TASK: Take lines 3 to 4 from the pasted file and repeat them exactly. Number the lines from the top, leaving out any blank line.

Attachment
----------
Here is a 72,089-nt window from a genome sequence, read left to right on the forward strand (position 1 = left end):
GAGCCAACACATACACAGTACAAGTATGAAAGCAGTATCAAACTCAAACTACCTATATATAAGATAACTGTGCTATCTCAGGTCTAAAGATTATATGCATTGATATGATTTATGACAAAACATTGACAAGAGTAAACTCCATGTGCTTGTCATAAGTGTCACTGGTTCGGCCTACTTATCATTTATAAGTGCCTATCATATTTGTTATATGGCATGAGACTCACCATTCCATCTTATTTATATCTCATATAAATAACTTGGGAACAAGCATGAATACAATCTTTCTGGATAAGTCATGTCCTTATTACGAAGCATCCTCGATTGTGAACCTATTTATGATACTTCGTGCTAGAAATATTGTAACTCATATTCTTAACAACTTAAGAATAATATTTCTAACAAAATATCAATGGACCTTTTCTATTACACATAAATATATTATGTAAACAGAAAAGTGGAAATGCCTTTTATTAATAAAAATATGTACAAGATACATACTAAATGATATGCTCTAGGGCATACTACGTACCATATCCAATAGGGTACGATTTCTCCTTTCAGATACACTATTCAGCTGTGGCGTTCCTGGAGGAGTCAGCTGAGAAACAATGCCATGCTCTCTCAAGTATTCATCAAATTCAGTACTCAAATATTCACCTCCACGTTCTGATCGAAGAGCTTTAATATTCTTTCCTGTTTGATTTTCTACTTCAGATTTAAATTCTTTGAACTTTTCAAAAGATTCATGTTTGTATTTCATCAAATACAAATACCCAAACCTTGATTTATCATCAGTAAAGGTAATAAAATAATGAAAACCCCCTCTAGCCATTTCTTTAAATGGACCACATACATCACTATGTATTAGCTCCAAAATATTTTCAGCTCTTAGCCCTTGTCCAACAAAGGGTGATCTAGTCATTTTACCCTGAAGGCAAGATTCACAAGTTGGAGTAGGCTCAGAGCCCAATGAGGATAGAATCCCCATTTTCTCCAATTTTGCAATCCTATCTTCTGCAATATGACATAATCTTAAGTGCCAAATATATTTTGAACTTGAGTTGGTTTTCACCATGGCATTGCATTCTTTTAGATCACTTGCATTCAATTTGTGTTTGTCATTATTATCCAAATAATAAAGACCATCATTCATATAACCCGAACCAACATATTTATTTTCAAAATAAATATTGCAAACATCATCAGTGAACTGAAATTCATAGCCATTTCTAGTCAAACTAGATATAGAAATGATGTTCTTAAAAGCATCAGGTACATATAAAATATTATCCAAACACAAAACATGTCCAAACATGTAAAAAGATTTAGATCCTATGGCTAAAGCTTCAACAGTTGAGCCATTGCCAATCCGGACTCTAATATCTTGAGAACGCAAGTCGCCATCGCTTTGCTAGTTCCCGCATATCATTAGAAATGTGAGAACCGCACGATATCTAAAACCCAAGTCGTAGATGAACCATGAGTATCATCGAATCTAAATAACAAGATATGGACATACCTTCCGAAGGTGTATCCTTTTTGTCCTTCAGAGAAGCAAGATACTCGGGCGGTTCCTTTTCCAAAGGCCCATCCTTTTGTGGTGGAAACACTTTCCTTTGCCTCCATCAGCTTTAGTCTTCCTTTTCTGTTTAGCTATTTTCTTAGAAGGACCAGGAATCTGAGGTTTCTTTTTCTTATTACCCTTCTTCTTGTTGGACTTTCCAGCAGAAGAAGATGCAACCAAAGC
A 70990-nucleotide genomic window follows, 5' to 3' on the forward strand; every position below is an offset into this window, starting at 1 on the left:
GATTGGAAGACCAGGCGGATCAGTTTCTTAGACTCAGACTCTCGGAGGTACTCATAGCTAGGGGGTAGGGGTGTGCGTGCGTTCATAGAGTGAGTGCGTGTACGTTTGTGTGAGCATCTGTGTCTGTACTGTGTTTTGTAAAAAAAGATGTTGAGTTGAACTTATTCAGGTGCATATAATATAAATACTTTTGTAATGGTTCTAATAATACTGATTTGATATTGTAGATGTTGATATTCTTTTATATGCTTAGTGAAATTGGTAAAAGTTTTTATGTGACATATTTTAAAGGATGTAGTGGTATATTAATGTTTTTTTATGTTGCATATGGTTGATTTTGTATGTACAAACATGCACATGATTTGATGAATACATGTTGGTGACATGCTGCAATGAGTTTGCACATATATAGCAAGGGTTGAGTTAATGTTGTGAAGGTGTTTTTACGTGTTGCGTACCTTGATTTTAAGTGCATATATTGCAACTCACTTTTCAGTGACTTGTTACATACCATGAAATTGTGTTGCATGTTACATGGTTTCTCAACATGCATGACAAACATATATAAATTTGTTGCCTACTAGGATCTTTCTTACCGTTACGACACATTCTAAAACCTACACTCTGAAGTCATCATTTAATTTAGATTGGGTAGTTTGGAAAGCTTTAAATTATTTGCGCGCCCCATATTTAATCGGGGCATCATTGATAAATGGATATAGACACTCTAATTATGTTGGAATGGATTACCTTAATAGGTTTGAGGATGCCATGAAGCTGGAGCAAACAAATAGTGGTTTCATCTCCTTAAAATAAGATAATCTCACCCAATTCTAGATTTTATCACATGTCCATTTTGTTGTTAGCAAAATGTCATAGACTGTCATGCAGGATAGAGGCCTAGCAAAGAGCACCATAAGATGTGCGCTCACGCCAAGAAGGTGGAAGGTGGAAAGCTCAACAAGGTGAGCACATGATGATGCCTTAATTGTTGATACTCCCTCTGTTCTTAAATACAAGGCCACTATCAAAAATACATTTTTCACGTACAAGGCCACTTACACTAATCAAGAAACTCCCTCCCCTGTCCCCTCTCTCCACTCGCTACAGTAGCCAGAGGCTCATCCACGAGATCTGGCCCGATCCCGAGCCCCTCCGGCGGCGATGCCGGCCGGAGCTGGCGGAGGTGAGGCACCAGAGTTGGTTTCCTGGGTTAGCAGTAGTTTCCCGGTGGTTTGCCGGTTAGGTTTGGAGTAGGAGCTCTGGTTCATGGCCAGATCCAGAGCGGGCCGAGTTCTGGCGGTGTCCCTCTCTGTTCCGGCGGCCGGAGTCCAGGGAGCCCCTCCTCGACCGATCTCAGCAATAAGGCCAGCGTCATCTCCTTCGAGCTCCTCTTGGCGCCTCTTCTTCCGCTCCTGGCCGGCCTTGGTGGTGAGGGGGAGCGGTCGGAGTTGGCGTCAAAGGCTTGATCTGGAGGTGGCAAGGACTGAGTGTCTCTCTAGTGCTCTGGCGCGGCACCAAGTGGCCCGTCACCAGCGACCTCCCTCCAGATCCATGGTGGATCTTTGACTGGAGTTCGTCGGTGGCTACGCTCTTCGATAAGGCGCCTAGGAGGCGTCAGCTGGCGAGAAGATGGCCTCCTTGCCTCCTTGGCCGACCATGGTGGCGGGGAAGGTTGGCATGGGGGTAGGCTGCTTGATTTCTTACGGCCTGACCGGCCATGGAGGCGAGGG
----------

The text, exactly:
A 70990-nucleotide genomic window follows, 5' to 3' on the forward strand; every position below is an offset into this window, starting at 1 on the left:
GATTGGAAGACCAGGCGGATCAGTTTCTTAGACTCAGACTCTCGGAGGTACTCATAGCTAGGGGGTAGGGGTGTGCGTGCGTTCATAGAGTGAGTGCGTGTACGTTTGTGTGAGCATCTGTGTCTGTACTGTGTTTTGTAAAAAAAGATGTTGAGTTGAACTTATTCAGGTGCATATAATATAAATACTTTTGTAATGGTTCTAATAATACTGATTTGATATTGTAGATGTTGATATTCTTTTATATGCTTAGTGAAATTGGTAAAAGTTTTTATGTGACATATTTTAAAGGATGTAGTGGTATATTAATGTTTTTTTATGTTGCATATGGTTGATTTTGTATGTACAAACATGCACATGATTTGATGAATACATGTTGGTGACATGCTGCAATGAGTTTGCACATATATAGCAAGGGTTGAGTTAATGTTGTGAAGGTGTTTTTACGTGTTGCGTACCTTGATTTTAAGTGCATATATTGCAACTCACTTTTCAGTGACTTGTTACATACCATGAAATTGTGTTGCATGTTACATGGTTTCTCAACATGCATGACAAACATATATAAATTTGTTGCCTACTAGGATCTTTCTTACCGTTACGACACATTCTAAAACCTACACTCTGAAGTCATCATTTAATTTAGATTGGGTAGTTTGGAAAGCTTTAAATTATTTGCGCGCCCCATATTTAATCGGGGCATCATTGATAAATGGATATAGACACTCTAATTATGTTGGAATGGATTACCTTAATAGGTTTGAGGATGCCATGAAGCTGGAGCAAACAAATAGTGGTTTCATCTCCTTAAAATAAGATAATCTCACCCAATTCTAGATTTTATCACATGTCCATTTTGTTGTTAGCAAAATGTCATAGACTGTCATGCAGGATAGAGGCCTAGCAAAGAGCACCATAAGATGTGCGCTCACGCCAAGAAGGTGGAAGGTGGAAAGCTCAACAAGGTGAGCACATGATGATGCCTTAATTGTTGATACTCCCTCTGTTCTTAAATACAAGGCCACTATCAAAAATACATTTTTCACGTACAAGGCCACTTACACTAATCAAGAAACTCCCTCCCCTGTCCCCTCTCTCCACTCGCTACAGTAGCCAGAGGCTCATCCACGAGATCTGGCCCGATCCCGAGCCCCTCCGGCGGCGATGCCGGCCGGAGCTGGCGGAGGTGAGGCACCAGAGTTGGTTTCCTGGGTTAGCAGTAGTTTCCCGGTGGTTTGCCGGTTAGGTTTGGAGTAGGAGCTCTGGTTCATGGCCAGATCCAGAGCGGGCCGAGTTCTGGCGGTGTCCCTCTCTGTTCCGGCGGCCGGAGTCCAGGGAGCCCCTCCTCGACCGATCTCAGCAATAAGGCCAGCGTCATCTCCTTCGAGCTCCTCTTGGCGCCTCTTCTTCCGCTCCTGGCCGGCCTTGGTGGTGAGGGGGAGCGGTCGGAGTTGGCGTCAAAGGCTTGATCTGGAGGTGGCAAGGACTGAGTGTCTCTCTAGTGCTCTGGCGCGGCACCAAGTGGCCCGTCACCAGCGACCTCCCTCCAGATCCATGGTGGATCTTTGACTGGAGTTCGTCGGTGGCTACGCTCTTCGATAAGGCGCCTAGGAGGCGTCAGCTGGCGAGAAGATGGCCTCCTTGCCTCCTTGGCCGACCATGGTGGCGGGGAAGGTTGGCATGGGGGTAGGCTGCTTGATTTCTTACGGCCTGACCGGCCATGGAGGCGAGGG